Lafayette County Board of Supervisors approved budget, will increase taxes for 2022
Published 11:26 am Wednesday, September 8, 2021
The Lafayette County Board of Supervisors approved the Fiscal Year 2022 budget on Tuesday and approved an increase in the county’s millage rate.
The supervisors voted on the local tax which comprises 60.24% of the revenue for Lafayette County. Fines, licenses and other revenues comprise 19.75%; state revenues, 10.86%; charges for services, 9.02% and federal funding, .12%.
During the meeting, the supervisors approved the county’s new millage rate of 37.98, an increase from the county’ s former milage rate of 36.98.
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The millage increase will be applied to car tags and properties in the area which increases the revenue to the county. The 1 mill the board approved is the equivalent of $1 for every $1,000 of the assessed value of a property.
“For instance, your house is assessed by the tax collector and there is a value assessed to it like $100,000,” said Lisa Carwyle, Lafayette County Administrator. “However many mills are multiplied by that gives you your tax rate.
The reappraisal may have changed the assessment value. The appraiser might have come out to your house and said the value has changed and now the house is worth $150,000. Then you multiply that price by the millage rate to get your property tax owed.”
The county recently had a reappraisal of the county’s property which is set to 1 mill and the reappraisal update set to .5 mill. The assessed value is only a percentage of the true value.
“The true value of a home could be $165,000, if this is their primary residence and they file homestead then the ratio is 10%,” said Carwyle. “That equals an assessed value of $16,500.”
The property owner would then multiply the assessed value by the millage rate of 37.98, or .03798, and the amount of taxes owed would be $626.67.
According to Carwyle, the increased mileage will help fund projects and increases the board has been anticipating.
The board approved a $1,200 per year cost of living pay increase to 227 full-time county employees, including Carwyle. This does not include the Board of Supervisors whose pay is set by legislation.
The revenue from the increased millage will allow the county to hire nine full-time firefighters for the Lafayette County Fire Department. There will be three 24-hour shifts and three firefighters stationed during each shift.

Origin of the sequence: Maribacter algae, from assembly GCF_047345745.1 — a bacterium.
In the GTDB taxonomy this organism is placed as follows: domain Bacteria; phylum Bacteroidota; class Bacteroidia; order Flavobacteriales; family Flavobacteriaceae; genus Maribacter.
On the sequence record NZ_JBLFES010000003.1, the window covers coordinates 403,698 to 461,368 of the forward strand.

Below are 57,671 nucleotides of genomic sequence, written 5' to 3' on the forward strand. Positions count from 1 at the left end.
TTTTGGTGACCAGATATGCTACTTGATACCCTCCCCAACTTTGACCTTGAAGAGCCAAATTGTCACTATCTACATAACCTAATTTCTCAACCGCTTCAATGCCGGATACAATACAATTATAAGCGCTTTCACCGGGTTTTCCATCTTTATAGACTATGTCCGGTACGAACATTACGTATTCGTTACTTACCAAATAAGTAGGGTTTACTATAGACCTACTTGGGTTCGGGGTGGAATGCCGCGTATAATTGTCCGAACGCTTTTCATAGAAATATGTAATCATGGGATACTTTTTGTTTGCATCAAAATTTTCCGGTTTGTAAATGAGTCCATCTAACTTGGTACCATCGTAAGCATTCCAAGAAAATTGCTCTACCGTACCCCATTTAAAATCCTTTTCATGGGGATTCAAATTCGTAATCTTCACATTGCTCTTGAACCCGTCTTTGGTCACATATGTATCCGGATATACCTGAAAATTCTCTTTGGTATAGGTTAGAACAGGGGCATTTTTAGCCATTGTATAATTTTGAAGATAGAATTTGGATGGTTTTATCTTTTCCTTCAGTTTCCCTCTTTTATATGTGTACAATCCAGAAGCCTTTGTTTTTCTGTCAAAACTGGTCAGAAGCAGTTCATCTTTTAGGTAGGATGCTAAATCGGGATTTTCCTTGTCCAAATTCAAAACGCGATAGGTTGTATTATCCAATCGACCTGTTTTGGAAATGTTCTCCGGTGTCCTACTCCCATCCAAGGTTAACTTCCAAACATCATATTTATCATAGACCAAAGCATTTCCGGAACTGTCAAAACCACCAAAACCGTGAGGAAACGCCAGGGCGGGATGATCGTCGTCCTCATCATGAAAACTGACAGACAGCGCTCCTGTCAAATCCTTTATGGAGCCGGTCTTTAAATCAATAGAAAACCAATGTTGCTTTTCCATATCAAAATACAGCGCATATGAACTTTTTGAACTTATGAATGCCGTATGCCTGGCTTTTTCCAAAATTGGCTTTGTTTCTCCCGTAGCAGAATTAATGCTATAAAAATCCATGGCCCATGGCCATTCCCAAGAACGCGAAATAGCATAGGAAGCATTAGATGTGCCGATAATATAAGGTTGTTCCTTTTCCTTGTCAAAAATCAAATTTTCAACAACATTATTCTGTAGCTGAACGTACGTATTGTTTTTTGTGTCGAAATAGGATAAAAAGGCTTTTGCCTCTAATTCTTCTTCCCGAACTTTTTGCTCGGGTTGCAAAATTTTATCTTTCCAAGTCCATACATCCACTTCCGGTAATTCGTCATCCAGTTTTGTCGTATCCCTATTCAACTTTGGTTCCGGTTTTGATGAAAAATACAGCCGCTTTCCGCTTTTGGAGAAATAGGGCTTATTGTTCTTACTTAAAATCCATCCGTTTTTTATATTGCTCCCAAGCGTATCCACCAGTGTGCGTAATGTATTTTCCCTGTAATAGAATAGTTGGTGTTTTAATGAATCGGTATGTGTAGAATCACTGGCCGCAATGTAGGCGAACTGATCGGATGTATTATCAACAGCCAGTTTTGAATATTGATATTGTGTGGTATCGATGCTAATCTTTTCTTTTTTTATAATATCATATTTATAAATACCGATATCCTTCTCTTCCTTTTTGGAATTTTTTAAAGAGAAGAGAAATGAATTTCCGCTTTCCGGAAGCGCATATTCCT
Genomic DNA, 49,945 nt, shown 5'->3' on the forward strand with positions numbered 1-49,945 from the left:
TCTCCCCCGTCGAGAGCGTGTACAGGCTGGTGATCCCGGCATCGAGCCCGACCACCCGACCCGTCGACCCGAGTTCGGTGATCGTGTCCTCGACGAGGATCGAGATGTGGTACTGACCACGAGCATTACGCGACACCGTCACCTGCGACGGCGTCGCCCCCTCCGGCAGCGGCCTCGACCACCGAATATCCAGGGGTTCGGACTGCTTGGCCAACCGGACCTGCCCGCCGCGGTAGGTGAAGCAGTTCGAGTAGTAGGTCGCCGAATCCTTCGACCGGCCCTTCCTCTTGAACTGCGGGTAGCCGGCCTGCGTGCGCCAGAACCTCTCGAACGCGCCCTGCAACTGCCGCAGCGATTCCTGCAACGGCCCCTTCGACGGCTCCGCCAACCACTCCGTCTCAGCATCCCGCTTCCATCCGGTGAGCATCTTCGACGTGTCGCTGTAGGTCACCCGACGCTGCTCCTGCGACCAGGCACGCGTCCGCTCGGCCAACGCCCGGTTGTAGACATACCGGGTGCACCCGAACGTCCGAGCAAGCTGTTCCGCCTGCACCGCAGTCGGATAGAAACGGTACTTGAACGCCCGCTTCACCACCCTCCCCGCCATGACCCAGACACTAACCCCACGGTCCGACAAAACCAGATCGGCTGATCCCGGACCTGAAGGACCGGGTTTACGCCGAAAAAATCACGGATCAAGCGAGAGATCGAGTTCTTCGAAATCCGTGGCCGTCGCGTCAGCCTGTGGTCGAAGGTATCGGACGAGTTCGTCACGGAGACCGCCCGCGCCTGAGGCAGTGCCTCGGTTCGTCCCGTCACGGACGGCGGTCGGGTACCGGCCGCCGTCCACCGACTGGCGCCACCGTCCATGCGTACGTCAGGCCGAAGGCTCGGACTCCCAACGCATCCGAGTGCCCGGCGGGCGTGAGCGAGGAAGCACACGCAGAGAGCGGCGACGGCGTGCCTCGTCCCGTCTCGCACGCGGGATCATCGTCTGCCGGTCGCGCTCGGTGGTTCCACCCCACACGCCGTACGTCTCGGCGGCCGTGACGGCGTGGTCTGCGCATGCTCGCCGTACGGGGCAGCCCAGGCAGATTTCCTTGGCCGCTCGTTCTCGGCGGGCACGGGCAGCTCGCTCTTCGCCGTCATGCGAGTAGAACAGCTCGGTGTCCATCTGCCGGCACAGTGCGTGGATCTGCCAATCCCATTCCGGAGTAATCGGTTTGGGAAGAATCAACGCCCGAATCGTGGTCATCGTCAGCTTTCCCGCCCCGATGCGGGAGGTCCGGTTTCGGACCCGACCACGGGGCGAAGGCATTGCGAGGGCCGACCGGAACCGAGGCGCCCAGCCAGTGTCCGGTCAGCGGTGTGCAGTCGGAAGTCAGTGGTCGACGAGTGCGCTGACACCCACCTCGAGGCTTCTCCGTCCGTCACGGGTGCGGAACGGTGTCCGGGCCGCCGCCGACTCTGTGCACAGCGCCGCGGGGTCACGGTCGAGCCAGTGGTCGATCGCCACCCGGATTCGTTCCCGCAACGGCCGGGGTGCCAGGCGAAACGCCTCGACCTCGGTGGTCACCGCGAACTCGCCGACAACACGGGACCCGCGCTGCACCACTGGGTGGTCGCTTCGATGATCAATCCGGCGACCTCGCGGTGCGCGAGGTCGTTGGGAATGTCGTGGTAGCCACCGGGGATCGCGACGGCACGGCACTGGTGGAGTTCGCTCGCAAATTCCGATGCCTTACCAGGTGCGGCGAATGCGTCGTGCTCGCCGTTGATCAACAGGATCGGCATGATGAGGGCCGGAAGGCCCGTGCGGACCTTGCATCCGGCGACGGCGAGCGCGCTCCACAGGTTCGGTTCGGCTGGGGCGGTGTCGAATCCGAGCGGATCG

The firefighters will be stationed at Station 10 (Central) on County Road 1032 in Oxford. According to county fire chief Wes Anderson, the new hires will be of great help to the part-time and volunteer firefighters in responding to emergencies in Lafayette County.
“We’ve had a large increase in call volume over the last several years and these firefighters will help support our paid-per-call members during the night time and weekend hours,” he said. “We’ve had part-time firefighters working during the week for a couple of years now and we’re expanding the program to get as much support as we can.”
Along with the hired firefighters, a new pumper truck was purchased for the fire department.
“[The truck] will allow us to maintain our Mississippi State Rating Bureau rating and take some older equipment out of service,” said Anderson.
The budget will also allow the Lafayette County Sheriff’s Department to expand the Sheriff’s Office and renovate the Detention Center.
The county will move forward on construction projects by building new facilities on County Road 406 and beginning the final phase of the West Oxford Loop and Sisk Avenue extension, which will go from College Hill Road to Highway 7 North.
“It’s a small millage increase, but things are getting hard for our fire protection, police, sheriff’s department and jail,” said Mike Roberts. “Some things need to be done.”
The county’s 2022 milage rate is set to 70.37 for Lafayette County Schools and to 2.47 for Northwest Community College. The total budgeted revenue for 2022 is $36,168,784 with the Ad Valorem tax making up 60% of the revenue. The budgeted revenue for county schools is $11,412,439 and $1,849,678 for Northwest.
Public safety will receive 36% of the distributed tax dollars. The money will be used to hire nine full-time firefighters; purchase a new pumper truck for the fire department, expand the Sheriff’s office; and renovatie the detention center. Public works will get 28% of the funds; 19% for the General Government; 5% each for Courts and Debt Service; 4% for Heath & Other; and 3% for Capital Projects like the Sisk Avenue Extension.
“There is a lot of time put in by all departments,” said Mike Roberts, president of the Board of Supervisors. “This board has learned a lot and, despite what it may look like from the outside, it’s a pretty conservative approach to the way this county is growing. I’m proud to serve this board.”